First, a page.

Good Friday: The Great Exchange

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The good news of Good Friday is that “It is finished!” (John 19:30) Because of that, we can rest from our labors of trying to justify ourselves, and we can revel in hope, because not only were our sins imputed to Jesus, but his righteousness was imputed to us.

This is what it means when it says: “For our sake, He (God) made Him (Jesus), who knew no sin, to be sin on our behalf, so that we might become the righteousness of God in Him.” (2 Corinthians 5:21)

It’s the most astonishing exchange of all time: for those who receive Him (John 1:12), all of your sinfulness was placed on Him, and in return all of His righteousness was accounted to you.

Jürgen Moltmann puts it this way:

“When God becomes man in Jesus of Nazareth, he not only enters into the finitude of man, but in his death on the cross also enters into the situation of man’s godforsakenness. In Jesus he does not die the natural death of a finite being, but the violent death of the criminal on the cross, the death of complete abandonment by God. The suffering in the passion of Jesus is abandonment, rejection by God, his Father. God does not become a religion, so that man participates in him by corresponding religious thoughts and feelings. God does not become a law, so that man participates in him through obedience to a law. God does not become an ideal, so that man achieves community with him through constant striving. He humbles himself and takes upon himself the eternal death of the godless and the godforsaken, so that all the godless and the godforsaken can experience communion with him.” (from The Crucified God)

Moltmann goes on to say:

God weeps with us so that we may one day laugh with him.

May your Good Friday be filled with reflection upon, appreciation for and response to what Jesus did for you on Calvary, the ultimate expression of God’s love for you!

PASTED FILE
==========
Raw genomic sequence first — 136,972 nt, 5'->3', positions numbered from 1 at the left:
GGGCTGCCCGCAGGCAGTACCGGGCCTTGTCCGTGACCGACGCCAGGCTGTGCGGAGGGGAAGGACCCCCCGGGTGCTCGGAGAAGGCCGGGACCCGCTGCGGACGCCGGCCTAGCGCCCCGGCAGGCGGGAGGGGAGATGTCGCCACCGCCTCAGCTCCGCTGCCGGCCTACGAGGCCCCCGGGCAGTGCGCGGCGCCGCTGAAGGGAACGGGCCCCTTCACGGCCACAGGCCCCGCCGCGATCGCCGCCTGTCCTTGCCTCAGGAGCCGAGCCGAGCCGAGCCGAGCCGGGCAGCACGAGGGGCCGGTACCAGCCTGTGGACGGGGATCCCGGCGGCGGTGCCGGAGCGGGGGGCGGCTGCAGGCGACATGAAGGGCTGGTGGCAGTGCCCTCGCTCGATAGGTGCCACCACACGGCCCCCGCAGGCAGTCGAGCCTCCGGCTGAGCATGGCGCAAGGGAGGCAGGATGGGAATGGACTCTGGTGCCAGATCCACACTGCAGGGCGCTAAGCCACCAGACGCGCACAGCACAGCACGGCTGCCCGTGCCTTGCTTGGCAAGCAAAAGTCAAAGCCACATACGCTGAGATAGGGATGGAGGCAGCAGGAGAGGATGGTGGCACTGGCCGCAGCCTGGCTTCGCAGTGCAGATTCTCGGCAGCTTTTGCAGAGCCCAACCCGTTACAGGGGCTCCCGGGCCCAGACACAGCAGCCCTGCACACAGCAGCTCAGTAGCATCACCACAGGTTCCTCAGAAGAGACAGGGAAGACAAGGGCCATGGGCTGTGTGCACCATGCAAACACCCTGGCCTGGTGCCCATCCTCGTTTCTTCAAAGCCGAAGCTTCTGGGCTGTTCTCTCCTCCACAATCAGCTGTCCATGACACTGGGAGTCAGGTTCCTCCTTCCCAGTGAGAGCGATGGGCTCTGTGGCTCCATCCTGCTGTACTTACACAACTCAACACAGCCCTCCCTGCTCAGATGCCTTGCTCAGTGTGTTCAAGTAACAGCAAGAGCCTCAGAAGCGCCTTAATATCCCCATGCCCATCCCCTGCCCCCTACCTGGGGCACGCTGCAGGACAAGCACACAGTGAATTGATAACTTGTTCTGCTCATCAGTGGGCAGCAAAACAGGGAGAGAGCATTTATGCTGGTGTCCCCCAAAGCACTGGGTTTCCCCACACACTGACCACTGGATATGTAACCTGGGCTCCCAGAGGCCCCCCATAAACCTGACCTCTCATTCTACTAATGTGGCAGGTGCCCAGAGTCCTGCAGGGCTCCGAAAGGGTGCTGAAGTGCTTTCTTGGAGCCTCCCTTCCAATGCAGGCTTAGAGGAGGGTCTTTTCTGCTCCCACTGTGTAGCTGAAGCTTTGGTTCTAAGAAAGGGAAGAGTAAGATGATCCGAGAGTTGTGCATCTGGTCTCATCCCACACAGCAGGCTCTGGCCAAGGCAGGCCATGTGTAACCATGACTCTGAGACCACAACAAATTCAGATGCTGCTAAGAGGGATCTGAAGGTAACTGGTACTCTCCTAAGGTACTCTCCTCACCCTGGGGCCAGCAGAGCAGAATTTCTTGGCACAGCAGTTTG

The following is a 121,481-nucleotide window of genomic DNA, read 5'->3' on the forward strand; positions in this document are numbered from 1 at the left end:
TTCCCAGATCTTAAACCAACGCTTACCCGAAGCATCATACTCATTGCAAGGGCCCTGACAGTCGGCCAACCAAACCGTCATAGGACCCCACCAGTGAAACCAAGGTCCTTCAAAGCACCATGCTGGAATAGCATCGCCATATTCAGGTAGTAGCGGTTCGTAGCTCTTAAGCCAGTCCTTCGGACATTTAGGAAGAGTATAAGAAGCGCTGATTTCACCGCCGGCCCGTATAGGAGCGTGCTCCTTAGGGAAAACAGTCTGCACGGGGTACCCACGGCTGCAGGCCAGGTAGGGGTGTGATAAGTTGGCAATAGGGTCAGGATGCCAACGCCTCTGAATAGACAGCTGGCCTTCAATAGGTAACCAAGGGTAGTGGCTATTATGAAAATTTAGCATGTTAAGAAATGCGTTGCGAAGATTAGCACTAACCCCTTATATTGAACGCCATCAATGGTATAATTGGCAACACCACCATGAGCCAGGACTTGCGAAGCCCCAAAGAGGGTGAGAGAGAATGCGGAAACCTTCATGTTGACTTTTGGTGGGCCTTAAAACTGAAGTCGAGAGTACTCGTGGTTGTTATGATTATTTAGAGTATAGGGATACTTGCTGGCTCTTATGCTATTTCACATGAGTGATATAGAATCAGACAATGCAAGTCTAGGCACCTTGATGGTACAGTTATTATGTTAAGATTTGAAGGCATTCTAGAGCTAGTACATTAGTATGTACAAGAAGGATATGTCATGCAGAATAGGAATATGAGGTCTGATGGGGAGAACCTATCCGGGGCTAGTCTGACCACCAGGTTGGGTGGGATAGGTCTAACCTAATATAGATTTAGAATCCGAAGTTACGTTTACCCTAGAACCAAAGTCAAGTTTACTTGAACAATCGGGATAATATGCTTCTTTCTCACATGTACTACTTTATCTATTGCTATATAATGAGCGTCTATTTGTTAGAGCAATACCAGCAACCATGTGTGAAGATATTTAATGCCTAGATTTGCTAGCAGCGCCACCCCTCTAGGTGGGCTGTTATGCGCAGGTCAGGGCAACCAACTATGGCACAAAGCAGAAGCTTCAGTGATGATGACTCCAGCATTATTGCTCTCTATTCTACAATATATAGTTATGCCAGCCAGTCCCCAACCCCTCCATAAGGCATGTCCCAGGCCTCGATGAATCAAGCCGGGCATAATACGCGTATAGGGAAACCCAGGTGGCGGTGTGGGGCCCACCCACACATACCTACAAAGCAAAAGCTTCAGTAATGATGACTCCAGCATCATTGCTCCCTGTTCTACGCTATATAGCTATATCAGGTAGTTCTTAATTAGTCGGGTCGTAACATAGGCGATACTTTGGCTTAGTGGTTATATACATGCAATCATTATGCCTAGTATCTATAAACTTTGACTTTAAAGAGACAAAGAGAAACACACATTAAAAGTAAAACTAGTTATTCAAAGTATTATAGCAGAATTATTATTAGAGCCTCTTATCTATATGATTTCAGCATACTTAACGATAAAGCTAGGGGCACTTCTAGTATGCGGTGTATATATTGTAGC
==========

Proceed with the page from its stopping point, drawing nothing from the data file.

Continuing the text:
Trying to Make the Good News Better

Recently I was asked by some members of our church to listen to a sermon from a church their friends attended, who had been alarmed by some things the pastor had been saying, and they wanted my 2 cents.

I listened to the message and agreed with them that the things they had been concerned about were indeed alarming – but aside from that particular issue, which I won’t go into detail about here, there was something else I heard in the message which caused me to pause.

The pastor was talking about a trip he had taken and how, as he was preaching, people were live-tweeting his message, and the most tweeted phrase was: “I am a good person, I just forgot.” The idea being, that you really are a good person, you just haven’t been acting like one. You just forgot to be good.

He then went on to say this: “When people come to church, they don’t want to be told about their shortcomings, they come to church because they want to hear some good news, and this is the good news: you really are a good person! You just forgot.”

On the surface, that might seem nice, but here’s the thing: is this really the “good news” that Christianity has to share with people? That ‘I am a good person’ – even though people innately have a deep-rooted sense of their own inadequacy? Isn’t the “good news” of the Gospel not that I am a good person, but that God loves me even when I’m not a good person?

The “good news” of the Gospel is not that I’m a good person, but that God loves me even in spite of the fact that he has seen me at my worst and even knows the darkest thoughts of my heart that, although I didn’t act upon them, I wished to do them?

Isn’t the “good news” of the Gospel rather that I am more flawed than I can even imagine, yet at the same time I am more loved by God than I ever dared dream possible – which He proved by giving Himself over to death in my place to rescue me, because I was so lost and so far-gone that I couldn’t save myself? Isn’t the good news of the Gospel that I am so broken that GOD HIMSELF had to die for me, yet against all odds or reason, I am so loved by God – undeservedly – that in some cosmic miracle of grace, he was GLAD to die for me?

It would seem to me that in an attempt to make the Good News better, they have lost the heart of the Good News! But in my opinion, when you really understand the weight of the predicament of human fallenness, and then you see the amazing grace and love of God in light of it, that is what sets your heart on fire, and stirs up hope and gratitude in your heart that a lifetime is not enough to express.

What we need is not to make the Good News better – as if that were even possible. It is already the best news in the world. We just need to let it sink deep down into our hearts and reflect on all the wonderful implications of it.